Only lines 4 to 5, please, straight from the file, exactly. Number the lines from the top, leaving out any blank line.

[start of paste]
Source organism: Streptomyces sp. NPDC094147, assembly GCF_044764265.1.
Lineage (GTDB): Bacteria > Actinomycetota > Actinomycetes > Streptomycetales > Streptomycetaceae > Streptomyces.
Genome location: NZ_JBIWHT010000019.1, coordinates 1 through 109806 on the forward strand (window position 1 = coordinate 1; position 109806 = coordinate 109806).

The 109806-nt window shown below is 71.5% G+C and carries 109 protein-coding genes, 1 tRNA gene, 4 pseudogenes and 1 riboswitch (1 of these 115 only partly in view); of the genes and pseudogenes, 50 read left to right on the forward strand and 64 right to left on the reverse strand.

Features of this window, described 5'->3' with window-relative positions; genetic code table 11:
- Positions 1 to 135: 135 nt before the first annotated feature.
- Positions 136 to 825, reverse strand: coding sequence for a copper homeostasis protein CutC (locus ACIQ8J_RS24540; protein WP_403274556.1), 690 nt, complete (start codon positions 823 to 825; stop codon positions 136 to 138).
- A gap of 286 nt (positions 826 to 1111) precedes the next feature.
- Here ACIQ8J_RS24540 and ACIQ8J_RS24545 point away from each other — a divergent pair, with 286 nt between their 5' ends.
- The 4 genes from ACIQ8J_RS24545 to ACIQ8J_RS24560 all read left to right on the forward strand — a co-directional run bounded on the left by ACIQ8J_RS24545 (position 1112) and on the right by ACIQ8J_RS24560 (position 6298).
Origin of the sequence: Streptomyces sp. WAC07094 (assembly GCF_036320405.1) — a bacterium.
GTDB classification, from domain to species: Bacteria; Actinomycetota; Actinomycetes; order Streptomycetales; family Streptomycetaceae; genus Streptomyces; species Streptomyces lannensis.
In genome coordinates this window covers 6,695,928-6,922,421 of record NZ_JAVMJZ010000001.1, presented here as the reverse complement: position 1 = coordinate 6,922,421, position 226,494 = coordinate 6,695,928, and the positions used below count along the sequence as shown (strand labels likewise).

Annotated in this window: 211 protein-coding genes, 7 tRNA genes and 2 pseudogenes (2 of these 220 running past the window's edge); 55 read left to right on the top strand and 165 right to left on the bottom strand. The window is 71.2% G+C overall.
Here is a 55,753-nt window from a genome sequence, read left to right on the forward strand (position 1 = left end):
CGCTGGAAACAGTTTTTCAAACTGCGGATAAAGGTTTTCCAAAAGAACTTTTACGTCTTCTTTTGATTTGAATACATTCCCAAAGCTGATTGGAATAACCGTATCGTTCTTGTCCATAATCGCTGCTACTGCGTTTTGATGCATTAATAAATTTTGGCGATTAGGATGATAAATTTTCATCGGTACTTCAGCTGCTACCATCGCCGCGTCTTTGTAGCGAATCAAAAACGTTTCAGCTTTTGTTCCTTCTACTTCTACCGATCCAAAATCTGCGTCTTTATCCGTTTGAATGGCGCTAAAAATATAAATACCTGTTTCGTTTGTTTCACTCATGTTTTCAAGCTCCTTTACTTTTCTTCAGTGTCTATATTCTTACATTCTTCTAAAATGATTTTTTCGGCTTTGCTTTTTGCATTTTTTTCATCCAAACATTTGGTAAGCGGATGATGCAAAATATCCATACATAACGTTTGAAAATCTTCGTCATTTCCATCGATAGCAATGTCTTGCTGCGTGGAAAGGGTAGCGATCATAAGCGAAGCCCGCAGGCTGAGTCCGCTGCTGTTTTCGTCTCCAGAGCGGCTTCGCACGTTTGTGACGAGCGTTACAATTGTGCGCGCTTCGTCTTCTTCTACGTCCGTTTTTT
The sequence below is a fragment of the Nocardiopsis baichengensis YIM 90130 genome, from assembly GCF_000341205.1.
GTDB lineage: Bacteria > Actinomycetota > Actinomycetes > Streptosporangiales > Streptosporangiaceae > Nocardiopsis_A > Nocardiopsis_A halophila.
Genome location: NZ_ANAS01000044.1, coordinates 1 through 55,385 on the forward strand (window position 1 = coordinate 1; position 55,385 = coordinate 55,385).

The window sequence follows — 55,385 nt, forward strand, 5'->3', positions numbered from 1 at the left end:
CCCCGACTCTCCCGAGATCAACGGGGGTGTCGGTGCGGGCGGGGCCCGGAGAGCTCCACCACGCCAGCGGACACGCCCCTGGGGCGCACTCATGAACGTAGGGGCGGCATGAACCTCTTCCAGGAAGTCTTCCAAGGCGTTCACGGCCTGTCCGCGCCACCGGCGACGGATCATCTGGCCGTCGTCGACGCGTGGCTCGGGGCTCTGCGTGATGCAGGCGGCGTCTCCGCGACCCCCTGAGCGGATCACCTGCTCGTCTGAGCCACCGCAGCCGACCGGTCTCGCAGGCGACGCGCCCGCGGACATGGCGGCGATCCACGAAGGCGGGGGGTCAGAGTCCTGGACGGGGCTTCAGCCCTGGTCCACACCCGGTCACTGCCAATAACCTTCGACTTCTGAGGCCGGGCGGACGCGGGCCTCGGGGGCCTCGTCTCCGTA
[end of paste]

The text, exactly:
The 109806-nt window shown below is 71.5% G+C and carries 109 protein-coding genes, 1 tRNA gene, 4 pseudogenes and 1 riboswitch (1 of these 115 only partly in view); of the genes and pseudogenes, 50 read left to right on the forward strand and 64 right to left on the reverse strand.

Features of this window, described 5'->3' with window-relative positions; genetic code table 11: